Accompanied by the BBC Concert Orchestra, each of the following performers are listed in order of appearance, singing vocals unless otherwise specified:[116]

Lauren Laverne, Gareth Malone, and Zane Lowe also appear in the video.[117]



Per band archivist Craig Slowinski.[48]

The Beach Boys


Session musicians (also known as "the Wrecking Crew")

The Sid Sharp Strings

  • Jesse Erlich – cello
  • Leonard Malarsky – violin
  • Sid Sharp – violin
  • Darrel Terwilliger – viola

Technical staff

  • Chuck Britz – engineer (track)
  • Ralph Valentin – engineer (vocals)
  • "Don T." (uncertain) – second engineer (vocals)


The Beach Boys version
Chart (1966) Peak
Canada RPM Top Singles[71] 6
France (Music Media Monthly)[71] 24
Ireland (Irish Singles Chart)[72] 6
Finland (Soumen Virallinen)[118] 39
Netherlands[72] 4
Norway (VG-lista)[72] 6
UK Melody Maker[119] 2
UK Record Retailer[67] 2
US Billboard Top 40[67] 39
US Cash Box Top 100[120] 38
The Vogues version
Chart (1970) Peak
US Billboard Bubbling Under the Hot 100[121][122] 101
US Billboard Easy Listening[123] 21
Marilyn Scott version
Chart (1977–78) Peak
Canada RPM Adult Contemporary[124] 19
US Billboard Hot 100[125][full citation needed] 61
BBC Music version
Chart (2014) Peak
Ireland (IRMA)[126] 77
Israel (Media Forest)[127] 10
Scotland (OCC)[128] 18
UK Singles (OCC)[129] 20


Region Certification Certified units/sales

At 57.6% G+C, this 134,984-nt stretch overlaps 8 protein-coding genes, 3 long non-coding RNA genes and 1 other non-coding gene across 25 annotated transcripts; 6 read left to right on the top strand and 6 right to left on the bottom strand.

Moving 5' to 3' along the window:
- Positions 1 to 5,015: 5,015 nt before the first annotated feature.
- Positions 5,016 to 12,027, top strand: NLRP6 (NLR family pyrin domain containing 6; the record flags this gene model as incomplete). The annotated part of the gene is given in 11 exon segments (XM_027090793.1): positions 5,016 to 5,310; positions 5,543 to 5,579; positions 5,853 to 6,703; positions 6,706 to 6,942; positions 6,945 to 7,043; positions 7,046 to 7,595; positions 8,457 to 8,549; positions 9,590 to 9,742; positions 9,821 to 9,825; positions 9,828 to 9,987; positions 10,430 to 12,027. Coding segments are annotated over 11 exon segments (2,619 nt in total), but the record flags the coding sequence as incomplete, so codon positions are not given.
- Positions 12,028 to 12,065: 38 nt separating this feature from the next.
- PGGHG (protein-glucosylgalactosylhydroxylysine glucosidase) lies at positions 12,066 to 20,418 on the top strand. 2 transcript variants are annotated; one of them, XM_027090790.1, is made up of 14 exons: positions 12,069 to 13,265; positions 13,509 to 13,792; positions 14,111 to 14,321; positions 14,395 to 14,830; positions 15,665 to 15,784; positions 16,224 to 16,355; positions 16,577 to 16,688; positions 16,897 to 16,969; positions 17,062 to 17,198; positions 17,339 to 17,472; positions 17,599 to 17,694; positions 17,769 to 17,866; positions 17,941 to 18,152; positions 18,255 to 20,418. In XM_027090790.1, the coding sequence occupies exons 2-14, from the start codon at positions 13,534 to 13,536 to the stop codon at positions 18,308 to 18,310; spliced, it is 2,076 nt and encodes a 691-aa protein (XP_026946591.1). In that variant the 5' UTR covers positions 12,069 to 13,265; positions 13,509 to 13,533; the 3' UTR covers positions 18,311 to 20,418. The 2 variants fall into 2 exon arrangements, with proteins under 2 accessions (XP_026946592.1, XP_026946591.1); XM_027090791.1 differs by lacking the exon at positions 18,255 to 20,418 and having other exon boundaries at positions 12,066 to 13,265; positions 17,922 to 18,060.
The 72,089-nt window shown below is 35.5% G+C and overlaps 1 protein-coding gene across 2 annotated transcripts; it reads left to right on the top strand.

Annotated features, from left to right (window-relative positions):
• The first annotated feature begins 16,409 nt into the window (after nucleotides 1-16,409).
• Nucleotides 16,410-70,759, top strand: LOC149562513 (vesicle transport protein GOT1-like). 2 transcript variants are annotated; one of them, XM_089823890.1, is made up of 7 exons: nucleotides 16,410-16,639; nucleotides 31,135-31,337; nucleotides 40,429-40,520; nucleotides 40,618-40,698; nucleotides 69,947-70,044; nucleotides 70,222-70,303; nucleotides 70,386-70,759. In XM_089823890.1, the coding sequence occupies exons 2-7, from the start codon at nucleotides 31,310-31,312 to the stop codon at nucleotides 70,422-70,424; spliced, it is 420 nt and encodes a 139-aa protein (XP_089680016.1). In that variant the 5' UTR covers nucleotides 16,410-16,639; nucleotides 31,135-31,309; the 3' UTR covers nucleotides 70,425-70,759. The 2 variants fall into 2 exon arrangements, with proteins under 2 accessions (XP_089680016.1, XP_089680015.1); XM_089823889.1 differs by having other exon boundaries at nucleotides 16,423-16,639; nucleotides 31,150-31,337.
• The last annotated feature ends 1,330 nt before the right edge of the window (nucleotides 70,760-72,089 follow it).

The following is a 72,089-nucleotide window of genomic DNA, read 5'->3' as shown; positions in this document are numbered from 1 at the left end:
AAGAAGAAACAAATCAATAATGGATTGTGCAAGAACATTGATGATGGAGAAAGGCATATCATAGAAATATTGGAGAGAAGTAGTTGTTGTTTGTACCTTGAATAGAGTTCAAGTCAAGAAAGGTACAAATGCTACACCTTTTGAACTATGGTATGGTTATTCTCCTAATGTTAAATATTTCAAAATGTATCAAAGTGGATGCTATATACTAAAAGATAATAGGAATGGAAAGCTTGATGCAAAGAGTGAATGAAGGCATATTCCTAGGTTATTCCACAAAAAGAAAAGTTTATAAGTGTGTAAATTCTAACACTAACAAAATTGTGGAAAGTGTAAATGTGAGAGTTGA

United Kingdom (BPI)[130] Platinum 600,000

Sales+streaming figures based on certification alone.


  1. ^ The Lovin' Spoonful toured with the Beach Boys in March 1966.[9] In addition, Wilson saw them perform in December 1965 at The Trip, a club on Los Angeles's Sunset Strip, where they held a multi-week residency.[10]
  2. ^ Although it has been suggested that it was the first pop song to mention "God" in the title,[20] another song with a similar lyrical message called "God Only Knows" was recorded in 1954 by the doo-wop combo the Capris.[14]
  3. ^ Some also appear in Wilson's earlier songs. For example, "California Girls" avoids a root-position tonic and suppresses a cadential drive,[32] while "Kiss Me, Baby" featured complicated vocal layering.[33]
  4. ^ He declared, "There is no moment in rock music more harmonically and formally subtle than this transition. It is the apex of Brian Wilson's first period of formal experimentation."[28]
  5. ^ A session in which the band also worked on "I'm Waiting for the Day", "Wouldn't It Be Nice", and "I Just Wasn't Made for These Times".[20]
  6. ^ Granata surmised that the solo was based on the Four Seasons' music.[54]
  7. ^ Journalist Nick Kent quoted Wilson, "Like, if 'God Only Knows' is the greatest song ever written, then I'll never write anything as good again! And if I never write anything as good, then I'm finished. I'm a has-been and a wash-up, just like everyone keeps saying."[98]
  8. ^ Adam Sherwin wrote in The Independent: "With its message, that the BBC 'owns' the entire musical waterfront and licence-fee payers would do well to remember that, it is the kind of propaganda film an autocratic regime sensing that its legitimacy is crumbling might produce."[114] Writing for The Guardian, Alex Petridis observed "There's clearly something a little self-aggrandising about the BBC getting a raft of stars to sing an unambiguous song of undying devotion apparently to the corporation itself. ... perhaps we should forgive them three minutes of self-congratulation, particularly when it's raising money for charity."[115]


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Further reading